The COVID-19 Pandemic has provided a stark reminder of the importance of the Canada-U.S. relationship, including the critical nature of an open border between the two countries. As the pandemic moves towards a conclusion, establishing clear and predictable rules that will enable a resumption of business and leisure travel is critical to provide predictability for businesses and citizens alike.

Canada has significant potential with our critical mineral supply to become a reliable supplier to the United States that adheres to high labour standards. Getting our critical minerals industry to where it needs to be involves bolstering demand for our products and ensuring the tools are in place to increase production.

The growing importance of strengthening trusted, responsible and sustainable critical mineral supply chains is creating a need for greater government-industry collaboration with the objective of bolstering Canada’s domestic capacity as a secure source of critical minerals for Canada, the U.S., and key allies. By building our domestic production, our cross-border supply chains and our national security will be strengthened. Therefore, Canada and the U.S. should work jointly on several specific measures to strengthen Canadian and American national security by (i) identifying and securing trusted, sustainable and predictable sources of North American-sourced and refined critical minerals, including identifying bottlenecks and dependencies, (ii) coordinating this work on a binational basis with the U.S., and (iii) creating effective an effective forum for collaboration with allies and trusted security partners.

The Canadian and American governments should:

  • Build downstream demand
    • Critical to incentivizing the investments needed in the extraction and refinement processes is building manufacturers and end-users’ demand for North American sourced products. Leveraging government procurement contracts can be done by building in requirements for North American sourced critical minerals, which will help develop a common North American approach to purchasing and stockpiling these resources.
  • Support processing
    • Processing is a weak link in the Canadian supply chain. This can be addressed by coordinating supports binationally for intermediary processing. As the Canadian and American governments implement ways to support our processing capacity, they should coordinate, and publicize, how strategic investments are being made to ensure the fullest possible spectrum of products are available from secure sources.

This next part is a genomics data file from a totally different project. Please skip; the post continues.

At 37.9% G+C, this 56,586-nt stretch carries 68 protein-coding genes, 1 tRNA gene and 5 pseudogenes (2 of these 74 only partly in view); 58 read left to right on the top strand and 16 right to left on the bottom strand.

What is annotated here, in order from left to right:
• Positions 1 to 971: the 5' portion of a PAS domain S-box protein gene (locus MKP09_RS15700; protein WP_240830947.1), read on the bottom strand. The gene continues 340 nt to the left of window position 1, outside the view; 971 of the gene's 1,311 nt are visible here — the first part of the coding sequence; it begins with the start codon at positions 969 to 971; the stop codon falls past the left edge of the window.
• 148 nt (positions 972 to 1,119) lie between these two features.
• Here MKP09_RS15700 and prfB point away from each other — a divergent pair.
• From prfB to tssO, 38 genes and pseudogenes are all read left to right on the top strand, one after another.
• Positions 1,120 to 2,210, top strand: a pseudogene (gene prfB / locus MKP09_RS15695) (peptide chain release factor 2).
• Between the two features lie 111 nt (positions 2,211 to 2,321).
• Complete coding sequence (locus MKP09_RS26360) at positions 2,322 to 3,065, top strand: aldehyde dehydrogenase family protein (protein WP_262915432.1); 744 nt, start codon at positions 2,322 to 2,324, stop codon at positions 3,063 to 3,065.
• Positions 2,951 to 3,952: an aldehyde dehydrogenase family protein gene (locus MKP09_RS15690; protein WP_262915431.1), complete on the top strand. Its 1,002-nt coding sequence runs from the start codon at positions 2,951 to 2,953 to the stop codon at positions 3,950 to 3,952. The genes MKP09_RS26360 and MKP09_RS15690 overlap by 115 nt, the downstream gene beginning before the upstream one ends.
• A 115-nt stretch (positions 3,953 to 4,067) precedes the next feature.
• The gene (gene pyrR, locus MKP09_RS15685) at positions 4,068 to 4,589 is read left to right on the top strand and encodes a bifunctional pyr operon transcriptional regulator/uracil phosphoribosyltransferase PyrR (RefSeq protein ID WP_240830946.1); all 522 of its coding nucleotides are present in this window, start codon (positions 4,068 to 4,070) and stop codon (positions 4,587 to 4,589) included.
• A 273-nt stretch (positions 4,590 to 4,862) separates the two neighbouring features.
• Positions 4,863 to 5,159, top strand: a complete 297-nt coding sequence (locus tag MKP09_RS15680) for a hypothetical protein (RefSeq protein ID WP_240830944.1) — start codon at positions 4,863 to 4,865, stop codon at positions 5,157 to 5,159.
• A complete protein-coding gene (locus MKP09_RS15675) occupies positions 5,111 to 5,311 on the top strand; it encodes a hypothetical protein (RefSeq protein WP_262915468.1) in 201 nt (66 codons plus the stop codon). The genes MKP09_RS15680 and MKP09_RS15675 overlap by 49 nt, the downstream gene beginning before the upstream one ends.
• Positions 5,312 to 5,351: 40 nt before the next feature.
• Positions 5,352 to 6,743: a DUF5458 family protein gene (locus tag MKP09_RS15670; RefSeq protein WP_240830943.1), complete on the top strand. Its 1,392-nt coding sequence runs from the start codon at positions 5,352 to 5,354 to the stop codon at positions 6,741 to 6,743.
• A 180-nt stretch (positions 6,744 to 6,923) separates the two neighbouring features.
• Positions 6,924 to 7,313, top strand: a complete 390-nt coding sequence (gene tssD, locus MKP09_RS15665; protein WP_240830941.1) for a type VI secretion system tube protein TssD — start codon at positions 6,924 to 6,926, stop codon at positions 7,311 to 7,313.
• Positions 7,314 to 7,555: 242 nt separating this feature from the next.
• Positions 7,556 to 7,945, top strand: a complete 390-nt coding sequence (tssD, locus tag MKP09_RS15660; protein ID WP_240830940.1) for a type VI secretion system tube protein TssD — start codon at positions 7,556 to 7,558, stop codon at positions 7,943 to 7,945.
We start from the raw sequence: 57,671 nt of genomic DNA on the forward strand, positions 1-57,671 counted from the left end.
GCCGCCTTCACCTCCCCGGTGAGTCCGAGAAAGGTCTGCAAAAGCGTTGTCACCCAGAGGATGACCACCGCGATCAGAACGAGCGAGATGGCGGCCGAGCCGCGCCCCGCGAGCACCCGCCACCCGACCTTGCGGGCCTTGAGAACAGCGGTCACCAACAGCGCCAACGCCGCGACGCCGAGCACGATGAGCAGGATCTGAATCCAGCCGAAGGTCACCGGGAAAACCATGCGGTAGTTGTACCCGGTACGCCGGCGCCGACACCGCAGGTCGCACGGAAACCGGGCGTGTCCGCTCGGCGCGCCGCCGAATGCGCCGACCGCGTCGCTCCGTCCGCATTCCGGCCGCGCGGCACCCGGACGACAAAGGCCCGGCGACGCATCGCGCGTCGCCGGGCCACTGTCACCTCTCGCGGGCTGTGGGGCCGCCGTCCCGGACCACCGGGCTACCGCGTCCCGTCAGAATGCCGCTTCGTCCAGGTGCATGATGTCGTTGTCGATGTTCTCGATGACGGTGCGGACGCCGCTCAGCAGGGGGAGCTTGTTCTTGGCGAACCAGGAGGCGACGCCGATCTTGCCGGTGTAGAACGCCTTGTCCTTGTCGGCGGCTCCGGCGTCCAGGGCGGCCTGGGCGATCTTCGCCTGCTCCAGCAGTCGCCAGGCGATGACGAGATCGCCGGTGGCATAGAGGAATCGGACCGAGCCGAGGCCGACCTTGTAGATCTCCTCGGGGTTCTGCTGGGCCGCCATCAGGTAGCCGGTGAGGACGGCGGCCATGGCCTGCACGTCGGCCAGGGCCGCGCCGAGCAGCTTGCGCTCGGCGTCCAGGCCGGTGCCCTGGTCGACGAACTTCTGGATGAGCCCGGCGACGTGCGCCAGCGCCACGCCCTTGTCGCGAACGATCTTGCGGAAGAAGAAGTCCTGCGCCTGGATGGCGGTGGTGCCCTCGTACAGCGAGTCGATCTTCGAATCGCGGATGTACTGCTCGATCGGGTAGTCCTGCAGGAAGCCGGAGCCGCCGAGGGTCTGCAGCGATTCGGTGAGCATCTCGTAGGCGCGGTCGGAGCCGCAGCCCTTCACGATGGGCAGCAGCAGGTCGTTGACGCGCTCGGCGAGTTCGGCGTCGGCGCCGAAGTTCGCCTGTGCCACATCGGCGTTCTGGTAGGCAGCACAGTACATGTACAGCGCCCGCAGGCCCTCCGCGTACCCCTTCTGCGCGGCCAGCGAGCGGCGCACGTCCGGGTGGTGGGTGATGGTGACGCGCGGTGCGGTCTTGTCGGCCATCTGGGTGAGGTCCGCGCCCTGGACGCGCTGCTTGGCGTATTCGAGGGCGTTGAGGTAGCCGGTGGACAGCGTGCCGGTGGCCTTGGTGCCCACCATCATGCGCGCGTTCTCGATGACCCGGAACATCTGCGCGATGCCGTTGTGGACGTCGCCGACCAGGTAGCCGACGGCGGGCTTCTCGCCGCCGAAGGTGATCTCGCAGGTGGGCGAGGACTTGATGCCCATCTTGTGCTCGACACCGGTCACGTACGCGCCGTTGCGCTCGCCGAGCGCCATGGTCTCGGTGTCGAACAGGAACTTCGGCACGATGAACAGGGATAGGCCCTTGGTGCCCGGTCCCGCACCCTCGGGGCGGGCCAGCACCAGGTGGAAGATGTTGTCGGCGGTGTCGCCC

• Enable extraction
    • Sharing information on support for extraction activities and projected outputs, where possible, will facilitate the ability of companies to extract minerals in a financially viable way.  Having this information on a continental basis would ensure coordination for support measures and provide better information for companies to make decisions.
  • Work with third countries
    • Canada and the U.S. are members of numerous global bodies that have been exploring how to reduce reliance on unstable sources of critical minerals. By establishing common approaches on forced labour, this will incentivize greater production in industrialized markets, like North America, as markets with lower risk levels of forced labour compared to other countries.


In November 2022, Canadian Chamber policy advisor Gaphel Kongtsa and Calian Group global defence marketing lead, Jordan Miller, write in The Hill Times that developing Canada’s critical minerals crucial for national security. Read more.

In October 2022, the Greater Toronto Airports Authority (GTAA) writes about how Toronto Pearson is working together with industry and government partners to modernize cross-border travel and create a better experience for passengers. Read more.

In September 2022, Mike Gladstone, Canada – U.S. Council Co-Chair and Director, External Affairs, Canada, and Enterprise Public Policy at Enbridge, Inc., writes in Policy Magazine on the importance of maintaining supply during a clean energy transition. Read more.